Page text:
Feeds

Brits keep it simple in Somerset

Tape libraries with no fuss

The essential guide to IT transformation

Storage Expo If you reckon storage is getting way too complicated and layered, you're not alone. It's the rationale behind M5 Data, a Somerset-based start-up which claims its upcoming Richmond tape libraries will provide high density and scalability, with no added fuss.

"Other library players are trying to add value - disk caches and so on. We just go for the core skills," said marketing director Eric Lowe.

"We believe there is a market for tape as a stand-alone commodity, rather than as part of a large puzzle. The storage industry is getting to the stage where you've virtualised this and virtualised that, and where the hell is the data?"

Richmond can pack 64 LTO tape cartridges into a 6U box or 120 into 10U, and Lowe claims this is where M5's design engineers have the edge.

"The LTO drive is easy," he said. "The hard bit is how you get the most slots per U and how you get the lift mechanism to do the long reach - it has to be steady and accurate."

The robotic arm is spring-loaded and can work up to 5U above and below the base 6U library module. That means users will be able to add expansion units holding two more drives and 64 more tapes, Lowe said.

If the company name seems familiar, it's not surprising - M5 Data is headed by Duke Ebenezer, formerly the boss of British tape library manufacturer M4 Data, which was bought by Quantum five years ago.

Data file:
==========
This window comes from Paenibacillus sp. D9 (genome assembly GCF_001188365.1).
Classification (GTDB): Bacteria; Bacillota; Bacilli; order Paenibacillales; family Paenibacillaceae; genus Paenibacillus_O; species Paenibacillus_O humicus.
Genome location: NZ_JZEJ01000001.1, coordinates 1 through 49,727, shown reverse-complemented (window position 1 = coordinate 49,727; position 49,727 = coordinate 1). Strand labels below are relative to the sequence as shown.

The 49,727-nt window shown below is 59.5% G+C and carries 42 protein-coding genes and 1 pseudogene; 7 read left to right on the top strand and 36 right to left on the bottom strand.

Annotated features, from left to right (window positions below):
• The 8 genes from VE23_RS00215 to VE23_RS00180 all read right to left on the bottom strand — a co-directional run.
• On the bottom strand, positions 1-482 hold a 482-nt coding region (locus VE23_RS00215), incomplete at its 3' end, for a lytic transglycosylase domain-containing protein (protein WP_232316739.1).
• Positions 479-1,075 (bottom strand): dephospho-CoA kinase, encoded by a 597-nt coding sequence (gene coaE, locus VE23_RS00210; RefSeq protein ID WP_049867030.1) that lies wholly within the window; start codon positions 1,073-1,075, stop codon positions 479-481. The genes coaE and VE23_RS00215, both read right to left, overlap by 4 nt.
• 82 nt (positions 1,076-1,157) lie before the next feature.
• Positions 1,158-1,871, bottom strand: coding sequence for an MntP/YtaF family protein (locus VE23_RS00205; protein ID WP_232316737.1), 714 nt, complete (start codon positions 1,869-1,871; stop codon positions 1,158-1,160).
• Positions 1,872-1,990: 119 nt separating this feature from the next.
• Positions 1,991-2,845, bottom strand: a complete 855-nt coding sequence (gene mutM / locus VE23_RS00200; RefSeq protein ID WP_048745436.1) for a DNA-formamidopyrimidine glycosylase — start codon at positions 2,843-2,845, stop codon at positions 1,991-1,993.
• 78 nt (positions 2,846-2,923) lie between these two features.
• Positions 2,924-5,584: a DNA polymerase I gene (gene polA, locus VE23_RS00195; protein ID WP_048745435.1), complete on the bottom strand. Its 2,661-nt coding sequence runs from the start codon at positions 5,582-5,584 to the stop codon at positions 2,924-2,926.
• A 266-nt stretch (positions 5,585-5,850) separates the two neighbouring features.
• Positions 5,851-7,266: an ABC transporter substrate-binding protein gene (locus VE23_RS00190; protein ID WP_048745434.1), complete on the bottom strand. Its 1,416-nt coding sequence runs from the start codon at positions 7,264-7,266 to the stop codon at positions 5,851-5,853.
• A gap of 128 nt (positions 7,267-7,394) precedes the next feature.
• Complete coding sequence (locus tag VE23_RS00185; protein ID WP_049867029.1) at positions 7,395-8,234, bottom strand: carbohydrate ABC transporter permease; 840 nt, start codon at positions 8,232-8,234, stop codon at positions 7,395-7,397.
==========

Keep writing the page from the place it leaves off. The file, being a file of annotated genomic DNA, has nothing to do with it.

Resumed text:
Quantum subsequently sold on the M4 Data brand (to Pinetree Peripherals, which had been M4's service partner) but Ebenezer said he managed to keep the core M4 team together, and they're now at M5.

He said M5 will concentrate on customers with the knowledge to build a library module into a larger system - that mostly means system builders and resellers, but could include technically-skilled end users such as universities, he added.

The Richmond libraries are due out early next year, and M5 has already recruited its first reseller in Viglen, which says it will bundle them with software and its servers. ®

Boost IT visibility and business value

More from The Register

next story
Pay to play: The hidden cost of software defined everything
Enter credit card details if you want that system you bought to actually be useful
HP busts out new ProLiant Gen9 servers
Think those are cool? Wait till you get a load of our racks
Shoot-em-up: Sony Online Entertainment hit by 'large scale DDoS attack'
Games disrupted as firm struggles to control network
Community chest: Storage firms need to pay open-source debts
Samba implementation? Time to get some devs on the job
Silicon Valley jolted by magnitude 6.1 quake – its biggest in 25 years
Did the earth move for you at VMworld – oh, OK. It just did. A lot
Forrester says it's time to give up on physical storage arrays
The physical/virtual storage tipping point may just have arrived
prev story

Whitepapers

Top 10 endpoint backup mistakes
Avoid the ten endpoint backup mistakes to ensure that your critical corporate data is protected and end user productivity is improved.
Implementing global e-invoicing with guaranteed legal certainty
Explaining the role local tax compliance plays in successful supply chain management and e-business and how leading global brands are addressing this.
Backing up distributed data
Eliminating the redundant use of bandwidth and storage capacity and application consolidation in the modern data center.
The essential guide to IT transformation
ServiceNow discusses three IT transformations that can help CIOs automate IT services to transform IT and the enterprise
Next gen security for virtualised datacentres
Legacy security solutions are inefficient due to the architectural differences between physical and virtual environments.